Does Marijuana Prevent Nausea and Vomiting…or Cause It?

THC can have a paradoxical effect, acting as an antiemetic (preventing nausea) at one level but causing nausea and vomiting at higher levels when used over prolonged periods.

CRAFT for Parents of Kids With Substance Problems (Part II): Parent CRAFT in Action

“Our daughter is 23. She started using when she was 15 – drinking and smoking pot – the summer before she entered high school. A few of her friends’ parents had addictions, and she’d come to us, letting us know things she was learning about drug use. The year before, at age 14, she started cutting. She was experiencing […]

CRAFT for Parents of Kids with Substance Problems (Part I): A New Online Science-Based Program

With the CRAFT model, family members, as well as caring friends and partners, are the focus of the therapy instead of the person with the substance problem.

How To Get Labeled a “Pill Seeker” – Even When You’re Not One

If you have a history of a substance use disorder, even if you’re in recovery or if painkillers weren’t your drug of choice, you’ll likely have difficulty finding a physician to prescribe opioids.

So Your Kid Has a Drug or Alcohol Problem: Blame the Parents, Punish the Child?

How does stigma and a lack of understanding for people with substance use disorders often extend to the loved ones surrounding them?

Antidepressants and Weight – The One You Choose May Help You Lose (or Gain)

Weight gain is a common concern for those taking antidepressants – a concern substantiated by data from a new long-term study.

It’s Easier to Write About Addiction Than It is to Work in the Field

Working with people who are struggling to overcome addiction-related issues presents unique challenges.

Smart Recovery Passes Major Milestones

SMART Recovery®, a program for people with alcohol and other drug problems, recently passed two major milestones.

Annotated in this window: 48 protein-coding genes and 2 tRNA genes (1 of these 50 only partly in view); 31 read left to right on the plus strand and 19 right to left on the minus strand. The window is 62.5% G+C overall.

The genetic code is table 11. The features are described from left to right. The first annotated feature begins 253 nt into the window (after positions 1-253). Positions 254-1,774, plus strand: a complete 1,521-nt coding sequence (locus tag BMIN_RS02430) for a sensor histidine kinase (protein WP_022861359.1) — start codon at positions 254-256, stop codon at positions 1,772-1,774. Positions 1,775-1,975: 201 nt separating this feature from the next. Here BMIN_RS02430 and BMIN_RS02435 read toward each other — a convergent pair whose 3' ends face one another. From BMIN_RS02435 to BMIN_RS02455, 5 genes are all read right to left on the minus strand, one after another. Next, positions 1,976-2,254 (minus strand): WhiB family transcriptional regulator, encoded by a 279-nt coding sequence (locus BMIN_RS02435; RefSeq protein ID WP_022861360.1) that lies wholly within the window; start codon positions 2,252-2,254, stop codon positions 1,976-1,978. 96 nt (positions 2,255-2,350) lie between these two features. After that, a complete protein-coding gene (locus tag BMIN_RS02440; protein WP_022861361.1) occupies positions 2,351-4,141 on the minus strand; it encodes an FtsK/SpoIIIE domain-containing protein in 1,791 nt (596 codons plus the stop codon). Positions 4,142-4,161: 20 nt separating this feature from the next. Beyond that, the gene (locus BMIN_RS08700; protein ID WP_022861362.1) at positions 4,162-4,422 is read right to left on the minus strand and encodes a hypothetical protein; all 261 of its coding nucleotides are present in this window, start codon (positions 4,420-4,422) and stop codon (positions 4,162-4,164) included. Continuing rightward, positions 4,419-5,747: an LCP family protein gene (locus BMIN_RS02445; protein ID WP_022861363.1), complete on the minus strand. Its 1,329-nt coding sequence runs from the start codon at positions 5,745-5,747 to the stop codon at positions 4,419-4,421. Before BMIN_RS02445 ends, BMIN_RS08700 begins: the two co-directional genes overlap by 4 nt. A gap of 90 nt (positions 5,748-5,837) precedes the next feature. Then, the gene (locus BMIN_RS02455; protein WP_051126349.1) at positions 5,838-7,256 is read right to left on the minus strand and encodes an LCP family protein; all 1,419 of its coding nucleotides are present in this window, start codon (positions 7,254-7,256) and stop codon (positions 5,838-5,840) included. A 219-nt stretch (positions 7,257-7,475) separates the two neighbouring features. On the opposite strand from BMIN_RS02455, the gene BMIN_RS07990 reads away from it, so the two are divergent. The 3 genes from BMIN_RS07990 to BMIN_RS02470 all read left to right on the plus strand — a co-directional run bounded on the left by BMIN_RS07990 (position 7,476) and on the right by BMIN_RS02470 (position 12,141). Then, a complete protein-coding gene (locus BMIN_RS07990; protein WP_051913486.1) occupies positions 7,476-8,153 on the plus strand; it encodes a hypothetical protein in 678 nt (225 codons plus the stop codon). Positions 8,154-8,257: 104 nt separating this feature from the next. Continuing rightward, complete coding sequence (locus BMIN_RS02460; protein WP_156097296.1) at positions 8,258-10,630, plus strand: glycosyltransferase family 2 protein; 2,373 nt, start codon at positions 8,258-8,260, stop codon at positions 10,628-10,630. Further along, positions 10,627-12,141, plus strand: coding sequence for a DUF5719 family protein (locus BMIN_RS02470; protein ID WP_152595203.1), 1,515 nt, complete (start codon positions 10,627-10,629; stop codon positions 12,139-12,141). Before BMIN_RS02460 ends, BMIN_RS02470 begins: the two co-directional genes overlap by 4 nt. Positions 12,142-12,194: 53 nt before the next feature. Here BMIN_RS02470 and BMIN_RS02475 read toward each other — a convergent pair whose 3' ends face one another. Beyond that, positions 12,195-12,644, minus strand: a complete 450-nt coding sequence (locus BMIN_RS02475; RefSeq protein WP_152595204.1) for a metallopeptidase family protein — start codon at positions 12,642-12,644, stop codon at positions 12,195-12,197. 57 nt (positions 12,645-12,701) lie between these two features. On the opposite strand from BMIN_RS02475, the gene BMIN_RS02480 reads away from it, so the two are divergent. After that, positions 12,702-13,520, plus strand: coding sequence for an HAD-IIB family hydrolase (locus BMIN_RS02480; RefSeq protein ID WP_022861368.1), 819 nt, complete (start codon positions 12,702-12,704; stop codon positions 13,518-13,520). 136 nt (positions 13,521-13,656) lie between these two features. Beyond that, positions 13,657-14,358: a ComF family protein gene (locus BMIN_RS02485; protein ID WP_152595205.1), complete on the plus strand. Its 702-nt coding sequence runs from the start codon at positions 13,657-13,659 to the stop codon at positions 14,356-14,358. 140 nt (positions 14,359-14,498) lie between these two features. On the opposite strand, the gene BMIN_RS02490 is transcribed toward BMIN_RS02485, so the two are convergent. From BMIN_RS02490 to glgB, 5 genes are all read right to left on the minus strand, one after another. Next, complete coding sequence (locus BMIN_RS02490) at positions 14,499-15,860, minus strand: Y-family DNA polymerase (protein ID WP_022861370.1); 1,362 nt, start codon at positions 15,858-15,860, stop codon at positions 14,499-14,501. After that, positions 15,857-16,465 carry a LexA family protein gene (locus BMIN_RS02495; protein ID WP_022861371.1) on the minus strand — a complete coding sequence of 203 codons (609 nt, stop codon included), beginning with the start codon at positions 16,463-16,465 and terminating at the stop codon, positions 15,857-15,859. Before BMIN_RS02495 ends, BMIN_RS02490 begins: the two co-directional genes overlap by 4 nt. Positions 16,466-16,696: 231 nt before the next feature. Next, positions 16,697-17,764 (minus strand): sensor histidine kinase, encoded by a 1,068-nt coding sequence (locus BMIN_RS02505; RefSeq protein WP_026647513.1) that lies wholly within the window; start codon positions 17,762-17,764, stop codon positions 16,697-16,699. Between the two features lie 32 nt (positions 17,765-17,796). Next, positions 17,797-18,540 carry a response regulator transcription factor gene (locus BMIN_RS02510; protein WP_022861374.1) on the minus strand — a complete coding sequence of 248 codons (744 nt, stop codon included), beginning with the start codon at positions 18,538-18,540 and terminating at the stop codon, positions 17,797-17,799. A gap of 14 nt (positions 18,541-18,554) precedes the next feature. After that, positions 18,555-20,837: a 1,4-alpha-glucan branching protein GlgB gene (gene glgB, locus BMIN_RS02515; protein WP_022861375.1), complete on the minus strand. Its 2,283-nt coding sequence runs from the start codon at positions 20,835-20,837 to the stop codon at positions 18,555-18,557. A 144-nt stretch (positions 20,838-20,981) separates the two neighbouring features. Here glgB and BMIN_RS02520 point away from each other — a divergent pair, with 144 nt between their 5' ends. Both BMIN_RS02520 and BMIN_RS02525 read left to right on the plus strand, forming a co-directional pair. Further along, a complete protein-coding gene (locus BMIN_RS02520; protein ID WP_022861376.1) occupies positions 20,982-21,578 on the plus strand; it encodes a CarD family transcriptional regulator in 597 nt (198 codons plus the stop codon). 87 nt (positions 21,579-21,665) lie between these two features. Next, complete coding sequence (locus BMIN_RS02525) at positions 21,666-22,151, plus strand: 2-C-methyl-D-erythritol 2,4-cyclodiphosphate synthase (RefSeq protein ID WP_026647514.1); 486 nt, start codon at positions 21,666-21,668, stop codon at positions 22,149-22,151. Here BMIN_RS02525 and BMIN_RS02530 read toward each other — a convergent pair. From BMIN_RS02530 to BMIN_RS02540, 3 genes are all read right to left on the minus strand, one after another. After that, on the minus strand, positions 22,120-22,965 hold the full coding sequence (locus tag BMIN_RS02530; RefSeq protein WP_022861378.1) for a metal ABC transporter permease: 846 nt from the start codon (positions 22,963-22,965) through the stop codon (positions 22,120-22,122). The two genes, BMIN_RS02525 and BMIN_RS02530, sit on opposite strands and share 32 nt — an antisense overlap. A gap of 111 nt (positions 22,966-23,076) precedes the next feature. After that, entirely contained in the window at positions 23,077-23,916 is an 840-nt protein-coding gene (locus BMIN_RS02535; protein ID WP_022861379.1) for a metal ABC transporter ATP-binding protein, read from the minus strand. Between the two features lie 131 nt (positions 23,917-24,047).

Stigma and Substance Use Disorders – A Long Road Before Us

While a national effort to fight substance use and mental health disorder stigmas should be lauded, the grassroots efforts are leading the charge.

Holistic Therapies for Addiction Part 1:  Do They Increase the Chances of Getting and Staying Sober?

Do holistic therapies add anything to the quality or ultimate outcomes of the rehab experience?

How Can This Still Go on in Addiction Treatment? Some Things Never Change or Seem to Change So Slowly

We tell people with substance use disorders that they have a disease, and then continue to punish them when they “fail.”

Finding a “Fix” for Meth Addiction – Can Exercise Help?

With available treatments for meth addiction proving inadequate, a new approach looked to determine whether exercise would be an effective adjunct to traditional behavioral approaches.

What Do We Really Know About Treating Prescription Opioid Addiction?

The mysteries surrounding prescription opioid addiction persist, leaving experts eager to solve them.

Choosing a Rehab Based on Outcomes

If people acted more like consumers when selecting an addiction treatment program, the outcomes would be greatly improved.

How Rehab Claims About “Success” Can Steer You the Wrong Way

Online claims of miraculous addiction treatment outcomes and near-perfect success rates can – and do – mislead consumers about the recovery process.

Families, Addiction and the Holidays – A Difficult Mix

Stressful addiction-related family issues certainly apply year-round, but they are especially difficult at holiday time.

Stephanie Covington: Pioneering a Woman’s Way to Recovery

Dr. Stephanie Covington’s own recovery from an alcohol use disorder inspired her to help other women not only stop using alcohol and drugs, but to change their lives in a much broader way.

Do Recovered Alcoholics “Come Out” or “Just Say No” in Social Situations?

Why isn’t there more guidance on how to decline alcohol, considering the many social situations in which alcohol flows freely in our society?

8 Things Every Primary Care Physician Should Know About Addiction
Find out how people are using the Internet to put IV drug use on display.